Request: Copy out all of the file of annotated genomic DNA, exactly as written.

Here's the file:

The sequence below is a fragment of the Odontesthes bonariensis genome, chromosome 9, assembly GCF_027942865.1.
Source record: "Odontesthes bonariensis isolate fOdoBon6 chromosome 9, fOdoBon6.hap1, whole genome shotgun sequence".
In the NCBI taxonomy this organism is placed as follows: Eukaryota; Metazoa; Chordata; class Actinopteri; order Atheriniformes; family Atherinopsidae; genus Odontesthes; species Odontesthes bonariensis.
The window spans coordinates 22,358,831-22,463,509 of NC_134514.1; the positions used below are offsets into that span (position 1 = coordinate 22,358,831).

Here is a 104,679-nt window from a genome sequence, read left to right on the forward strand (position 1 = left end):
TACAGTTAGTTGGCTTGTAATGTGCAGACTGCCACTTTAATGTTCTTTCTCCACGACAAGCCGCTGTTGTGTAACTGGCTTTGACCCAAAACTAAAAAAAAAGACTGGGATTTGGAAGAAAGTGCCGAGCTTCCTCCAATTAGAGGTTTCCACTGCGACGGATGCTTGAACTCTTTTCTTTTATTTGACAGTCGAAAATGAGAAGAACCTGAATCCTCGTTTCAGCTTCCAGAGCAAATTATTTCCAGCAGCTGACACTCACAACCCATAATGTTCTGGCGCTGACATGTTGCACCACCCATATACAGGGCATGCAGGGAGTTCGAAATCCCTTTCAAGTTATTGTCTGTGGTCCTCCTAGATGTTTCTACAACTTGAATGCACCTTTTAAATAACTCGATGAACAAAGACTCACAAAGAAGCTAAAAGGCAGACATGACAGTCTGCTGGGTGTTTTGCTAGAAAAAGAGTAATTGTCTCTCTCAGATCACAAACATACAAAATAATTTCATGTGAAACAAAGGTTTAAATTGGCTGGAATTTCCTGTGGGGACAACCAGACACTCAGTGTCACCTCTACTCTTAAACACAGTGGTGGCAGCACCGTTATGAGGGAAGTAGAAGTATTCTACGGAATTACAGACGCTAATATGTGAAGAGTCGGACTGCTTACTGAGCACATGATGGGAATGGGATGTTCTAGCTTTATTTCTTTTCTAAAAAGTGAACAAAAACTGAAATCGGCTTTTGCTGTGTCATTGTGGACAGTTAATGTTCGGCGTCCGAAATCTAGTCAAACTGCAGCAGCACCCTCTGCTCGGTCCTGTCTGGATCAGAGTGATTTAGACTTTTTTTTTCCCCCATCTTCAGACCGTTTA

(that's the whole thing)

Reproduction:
The sequence below is a fragment of the Odontesthes bonariensis genome, chromosome 9, assembly GCF_027942865.1.
Source record: "Odontesthes bonariensis isolate fOdoBon6 chromosome 9, fOdoBon6.hap1, whole genome shotgun sequence".
In the NCBI taxonomy this organism is placed as follows: Eukaryota; Metazoa; Chordata; class Actinopteri; order Atheriniformes; family Atherinopsidae; genus Odontesthes; species Odontesthes bonariensis.
The window spans coordinates 22,358,831-22,463,509 of NC_134514.1; the positions used below are offsets into that span (position 1 = coordinate 22,358,831).

Here is a 104,679-nt window from a genome sequence, read left to right on the forward strand (position 1 = left end):
TACAGTTAGTTGGCTTGTAATGTGCAGACTGCCACTTTAATGTTCTTTCTCCACGACAAGCCGCTGTTGTGTAACTGGCTTTGACCCAAAACTAAAAAAAAAGACTGGGATTTGGAAGAAAGTGCCGAGCTTCCTCCAATTAGAGGTTTCCACTGCGACGGATGCTTGAACTCTTTTCTTTTATTTGACAGTCGAAAATGAGAAGAACCTGAATCCTCGTTTCAGCTTCCAGAGCAAATTATTTCCAGCAGCTGACACTCACAACCCATAATGTTCTGGCGCTGACATGTTGCACCACCCATATACAGGGCATGCAGGGAGTTCGAAATCCCTTTCAAGTTATTGTCTGTGGTCCTCCTAGATGTTTCTACAACTTGAATGCACCTTTTAAATAACTCGATGAACAAAGACTCACAAAGAAGCTAAAAGGCAGACATGACAGTCTGCTGGGTGTTTTGCTAGAAAAAGAGTAATTGTCTCTCTCAGATCACAAACATACAAAATAATTTCATGTGAAACAAAGGTTTAAATTGGCTGGAATTTCCTGTGGGGACAACCAGACACTCAGTGTCACCTCTACTCTTAAACACAGTGGTGGCAGCACCGTTATGAGGGAAGTAGAAGTATTCTACGGAATTACAGACGCTAATATGTGAAGAGTCGGACTGCTTACTGAGCACATGATGGGAATGGGATGTTCTAGCTTTATTTCTTTTCTAAAAAGTGAACAAAAACTGAAATCGGCTTTTGCTGTGTCATTGTGGACAGTTAATGTTCGGCGTCCGAAATCTAGTCAAACTGCAGCAGCACCCTCTGCTCGGTCCTGTCTGGATCAGAGTGATTTAGACTTTTTTTTTCCCCCATCTTCAGACCGTTTA